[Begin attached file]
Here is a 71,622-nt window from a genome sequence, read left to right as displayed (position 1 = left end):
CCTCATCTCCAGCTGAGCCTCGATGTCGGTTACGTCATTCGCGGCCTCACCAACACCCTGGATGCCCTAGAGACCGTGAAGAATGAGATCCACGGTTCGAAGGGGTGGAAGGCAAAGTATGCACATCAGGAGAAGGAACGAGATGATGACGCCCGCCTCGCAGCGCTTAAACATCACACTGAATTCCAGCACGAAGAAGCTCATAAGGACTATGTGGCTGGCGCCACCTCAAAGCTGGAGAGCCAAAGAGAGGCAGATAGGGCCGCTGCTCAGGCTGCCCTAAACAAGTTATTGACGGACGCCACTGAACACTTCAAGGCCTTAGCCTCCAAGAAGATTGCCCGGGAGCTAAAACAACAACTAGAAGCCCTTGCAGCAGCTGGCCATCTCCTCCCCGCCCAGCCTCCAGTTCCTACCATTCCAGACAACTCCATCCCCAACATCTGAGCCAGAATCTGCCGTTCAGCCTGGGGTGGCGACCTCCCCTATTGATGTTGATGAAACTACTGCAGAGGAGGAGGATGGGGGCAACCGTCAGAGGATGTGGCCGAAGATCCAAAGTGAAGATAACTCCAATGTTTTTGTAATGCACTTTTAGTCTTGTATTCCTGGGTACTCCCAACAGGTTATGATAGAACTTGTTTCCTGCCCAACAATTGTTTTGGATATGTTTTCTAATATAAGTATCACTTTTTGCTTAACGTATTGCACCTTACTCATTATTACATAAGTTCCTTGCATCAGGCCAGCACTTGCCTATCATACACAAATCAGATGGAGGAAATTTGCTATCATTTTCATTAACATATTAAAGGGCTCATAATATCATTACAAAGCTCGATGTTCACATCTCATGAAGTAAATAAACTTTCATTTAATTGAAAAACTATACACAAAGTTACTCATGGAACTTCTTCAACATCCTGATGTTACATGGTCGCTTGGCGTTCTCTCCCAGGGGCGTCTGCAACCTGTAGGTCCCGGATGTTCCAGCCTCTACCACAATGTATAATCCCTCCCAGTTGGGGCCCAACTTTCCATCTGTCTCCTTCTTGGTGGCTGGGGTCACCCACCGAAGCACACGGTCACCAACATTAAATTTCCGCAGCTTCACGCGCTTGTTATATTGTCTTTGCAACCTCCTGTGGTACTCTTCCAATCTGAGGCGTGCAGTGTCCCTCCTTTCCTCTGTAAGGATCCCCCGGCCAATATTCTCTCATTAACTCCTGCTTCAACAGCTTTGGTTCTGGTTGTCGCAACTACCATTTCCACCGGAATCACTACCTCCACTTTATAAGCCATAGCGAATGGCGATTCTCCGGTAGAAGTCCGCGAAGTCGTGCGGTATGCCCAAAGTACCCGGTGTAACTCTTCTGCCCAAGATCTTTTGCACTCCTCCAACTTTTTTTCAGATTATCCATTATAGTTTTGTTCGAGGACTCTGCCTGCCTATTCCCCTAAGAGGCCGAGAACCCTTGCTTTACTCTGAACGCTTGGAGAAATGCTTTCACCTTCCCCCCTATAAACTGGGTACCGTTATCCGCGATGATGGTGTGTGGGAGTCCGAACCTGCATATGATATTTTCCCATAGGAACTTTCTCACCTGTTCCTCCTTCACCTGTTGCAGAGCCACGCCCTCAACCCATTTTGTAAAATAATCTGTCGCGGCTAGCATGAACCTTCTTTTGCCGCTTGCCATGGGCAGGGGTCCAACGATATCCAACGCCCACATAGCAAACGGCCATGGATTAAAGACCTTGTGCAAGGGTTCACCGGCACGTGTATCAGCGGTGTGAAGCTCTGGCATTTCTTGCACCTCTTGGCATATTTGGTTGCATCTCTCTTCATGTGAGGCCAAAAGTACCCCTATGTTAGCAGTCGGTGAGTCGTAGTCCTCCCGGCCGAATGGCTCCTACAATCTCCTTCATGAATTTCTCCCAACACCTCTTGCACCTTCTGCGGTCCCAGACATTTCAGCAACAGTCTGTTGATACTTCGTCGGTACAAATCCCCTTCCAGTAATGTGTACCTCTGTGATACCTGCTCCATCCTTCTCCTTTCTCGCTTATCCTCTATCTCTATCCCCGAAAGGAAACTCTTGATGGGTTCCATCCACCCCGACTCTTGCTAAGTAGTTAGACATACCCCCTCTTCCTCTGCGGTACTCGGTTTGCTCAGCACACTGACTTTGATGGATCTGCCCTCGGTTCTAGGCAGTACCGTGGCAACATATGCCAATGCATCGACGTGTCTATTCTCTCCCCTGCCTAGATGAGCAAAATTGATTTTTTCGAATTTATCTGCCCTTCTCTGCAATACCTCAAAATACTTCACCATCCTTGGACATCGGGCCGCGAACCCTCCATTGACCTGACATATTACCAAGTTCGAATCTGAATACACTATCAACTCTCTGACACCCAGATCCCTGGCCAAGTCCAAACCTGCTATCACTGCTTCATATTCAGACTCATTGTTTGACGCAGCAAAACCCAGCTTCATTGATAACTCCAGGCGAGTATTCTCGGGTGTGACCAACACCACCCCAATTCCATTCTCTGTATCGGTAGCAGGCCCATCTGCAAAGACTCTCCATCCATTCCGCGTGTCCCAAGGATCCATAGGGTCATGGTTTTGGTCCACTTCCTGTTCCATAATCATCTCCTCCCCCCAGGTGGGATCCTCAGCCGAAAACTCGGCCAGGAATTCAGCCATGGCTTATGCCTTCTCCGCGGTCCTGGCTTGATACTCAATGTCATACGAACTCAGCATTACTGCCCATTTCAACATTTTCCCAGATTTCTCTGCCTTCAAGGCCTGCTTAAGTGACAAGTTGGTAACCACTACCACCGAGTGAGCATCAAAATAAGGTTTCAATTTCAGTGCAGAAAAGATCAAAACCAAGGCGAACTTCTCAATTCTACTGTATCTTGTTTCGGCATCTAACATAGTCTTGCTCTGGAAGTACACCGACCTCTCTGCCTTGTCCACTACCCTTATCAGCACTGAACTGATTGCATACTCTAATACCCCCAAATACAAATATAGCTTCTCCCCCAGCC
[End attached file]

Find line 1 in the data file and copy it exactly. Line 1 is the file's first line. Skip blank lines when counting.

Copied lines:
Here is a 71,622-nt window from a genome sequence, read left to right as displayed (position 1 = left end):